Numerous biological agents are available for treating autoimmune conditions and a new one being developed by Novartis
Numerous biological agents are available for treating autoimmune conditions. A new one being developed by Novartis, secukinumab, is a fully human monoclonal immunoglobulin antibody that neutralises interleukin-17, a family of receptors involved in the immune response driven by Th helper T lymphocytes. Blocking this activity should have an impact on inflammatory autoimmune conditions, and in vitro studies showed it might have potential in a variety of these, including rheumatoid arthritis, uveitis, ankylosing spondylitis and psoriasis.1
Its safety and efficacy have been evaluated in patients with chronic plaque psoriasis, rheumatoid arthritis and non-infectious uveitis.2 The three groups – 104 patients in total – were given a single intravenous infusion of 3–10mg/kg of the antibody, or placebo. The drug gave a clinically relevant response in patients from all groups – 75% of the 36 psoriasis patients achieved a clinically meaningful reduction in inflammation; a rapid clinical response was seen in the 52 rheumatoid arthritis patients, which was maintained for up to 13 weeks after a second dose; and two 10mg/kg doses were comparable in effect to infliximab in the 16 uveitis patients. The researchers suggest that the variable response rates seen may be a result of the different pathogenic roles of IL-17 in the diseases. Adverse events were similar across both treatment and placebo groups. Further trials are underway.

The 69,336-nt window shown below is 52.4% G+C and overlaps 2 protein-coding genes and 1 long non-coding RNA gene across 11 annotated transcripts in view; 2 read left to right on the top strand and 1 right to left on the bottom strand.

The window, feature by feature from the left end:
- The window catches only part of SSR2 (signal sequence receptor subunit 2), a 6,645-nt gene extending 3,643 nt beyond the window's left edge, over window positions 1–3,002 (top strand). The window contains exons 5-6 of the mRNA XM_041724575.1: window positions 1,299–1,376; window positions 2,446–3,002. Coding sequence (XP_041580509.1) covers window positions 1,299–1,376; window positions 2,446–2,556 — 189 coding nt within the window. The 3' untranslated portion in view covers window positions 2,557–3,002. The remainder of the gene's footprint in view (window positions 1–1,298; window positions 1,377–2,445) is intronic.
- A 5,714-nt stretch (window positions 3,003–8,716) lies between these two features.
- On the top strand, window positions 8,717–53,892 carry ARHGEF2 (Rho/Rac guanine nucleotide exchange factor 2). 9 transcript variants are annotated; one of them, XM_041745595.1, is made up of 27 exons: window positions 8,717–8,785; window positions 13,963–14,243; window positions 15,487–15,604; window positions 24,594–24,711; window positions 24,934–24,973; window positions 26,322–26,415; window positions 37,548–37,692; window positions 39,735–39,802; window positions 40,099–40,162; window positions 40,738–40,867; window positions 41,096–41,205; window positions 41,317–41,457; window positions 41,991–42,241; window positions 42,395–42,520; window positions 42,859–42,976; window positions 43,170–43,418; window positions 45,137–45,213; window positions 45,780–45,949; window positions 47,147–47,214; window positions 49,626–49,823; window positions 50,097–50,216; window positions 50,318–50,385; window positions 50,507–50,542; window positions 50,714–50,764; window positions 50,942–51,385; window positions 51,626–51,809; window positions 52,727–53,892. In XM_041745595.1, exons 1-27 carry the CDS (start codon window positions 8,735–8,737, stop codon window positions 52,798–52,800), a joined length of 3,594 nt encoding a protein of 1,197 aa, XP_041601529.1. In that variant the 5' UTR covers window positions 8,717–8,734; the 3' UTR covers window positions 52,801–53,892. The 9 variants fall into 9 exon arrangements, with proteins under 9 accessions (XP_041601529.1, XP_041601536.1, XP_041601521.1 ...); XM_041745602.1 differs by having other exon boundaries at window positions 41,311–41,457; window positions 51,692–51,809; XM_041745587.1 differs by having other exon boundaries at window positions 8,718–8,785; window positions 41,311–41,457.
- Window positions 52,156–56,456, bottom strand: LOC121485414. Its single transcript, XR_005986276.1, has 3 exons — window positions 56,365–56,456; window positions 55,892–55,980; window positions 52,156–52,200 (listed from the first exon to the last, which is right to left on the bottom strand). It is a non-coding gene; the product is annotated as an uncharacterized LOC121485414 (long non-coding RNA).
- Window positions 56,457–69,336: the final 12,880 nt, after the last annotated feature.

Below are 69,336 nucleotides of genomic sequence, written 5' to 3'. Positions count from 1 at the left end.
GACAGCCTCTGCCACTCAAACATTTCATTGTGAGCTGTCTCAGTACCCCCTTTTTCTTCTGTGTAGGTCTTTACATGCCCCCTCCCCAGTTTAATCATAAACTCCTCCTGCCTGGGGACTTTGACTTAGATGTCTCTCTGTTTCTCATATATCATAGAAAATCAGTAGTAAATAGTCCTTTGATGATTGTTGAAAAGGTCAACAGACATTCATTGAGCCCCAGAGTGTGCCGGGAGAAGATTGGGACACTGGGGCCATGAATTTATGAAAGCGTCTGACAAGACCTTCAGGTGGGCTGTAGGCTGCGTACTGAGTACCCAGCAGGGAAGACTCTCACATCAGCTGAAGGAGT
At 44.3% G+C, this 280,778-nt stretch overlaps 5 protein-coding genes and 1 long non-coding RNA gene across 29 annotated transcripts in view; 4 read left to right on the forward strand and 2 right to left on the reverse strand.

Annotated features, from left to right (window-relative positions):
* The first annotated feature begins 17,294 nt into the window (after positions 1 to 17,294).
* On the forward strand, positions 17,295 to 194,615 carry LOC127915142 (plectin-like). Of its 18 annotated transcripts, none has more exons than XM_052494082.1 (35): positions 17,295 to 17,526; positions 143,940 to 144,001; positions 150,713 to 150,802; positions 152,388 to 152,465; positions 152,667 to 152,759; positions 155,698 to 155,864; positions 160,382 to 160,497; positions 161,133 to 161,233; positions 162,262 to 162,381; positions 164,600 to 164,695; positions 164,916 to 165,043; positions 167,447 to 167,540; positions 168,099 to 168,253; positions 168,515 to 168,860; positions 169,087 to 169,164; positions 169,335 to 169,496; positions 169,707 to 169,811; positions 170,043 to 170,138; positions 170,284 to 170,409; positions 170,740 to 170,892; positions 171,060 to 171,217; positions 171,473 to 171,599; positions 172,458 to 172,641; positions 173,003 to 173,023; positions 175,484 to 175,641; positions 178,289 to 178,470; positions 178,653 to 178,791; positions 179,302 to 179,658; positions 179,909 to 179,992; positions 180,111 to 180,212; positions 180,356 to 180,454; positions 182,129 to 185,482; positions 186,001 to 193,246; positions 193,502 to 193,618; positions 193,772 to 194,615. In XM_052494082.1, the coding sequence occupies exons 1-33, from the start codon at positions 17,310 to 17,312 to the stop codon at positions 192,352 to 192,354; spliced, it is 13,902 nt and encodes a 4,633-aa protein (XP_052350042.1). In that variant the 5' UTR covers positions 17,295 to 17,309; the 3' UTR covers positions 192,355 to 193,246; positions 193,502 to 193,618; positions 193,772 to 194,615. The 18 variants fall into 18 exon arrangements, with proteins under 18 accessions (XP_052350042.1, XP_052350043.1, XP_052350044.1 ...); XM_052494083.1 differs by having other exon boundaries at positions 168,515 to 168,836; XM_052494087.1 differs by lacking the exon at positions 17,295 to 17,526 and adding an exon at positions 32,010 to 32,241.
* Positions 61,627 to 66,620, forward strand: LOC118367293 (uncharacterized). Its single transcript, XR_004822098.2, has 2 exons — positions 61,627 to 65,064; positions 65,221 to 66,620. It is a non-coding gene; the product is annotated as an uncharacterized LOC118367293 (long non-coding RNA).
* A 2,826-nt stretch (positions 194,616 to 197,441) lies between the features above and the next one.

1. M. Kurzeja et al. Am. J. Clin. Dermatol. 2011, 12, 113
2. W. Hueber et al. Sci. Trans. Med. 2010, 2, 52ra72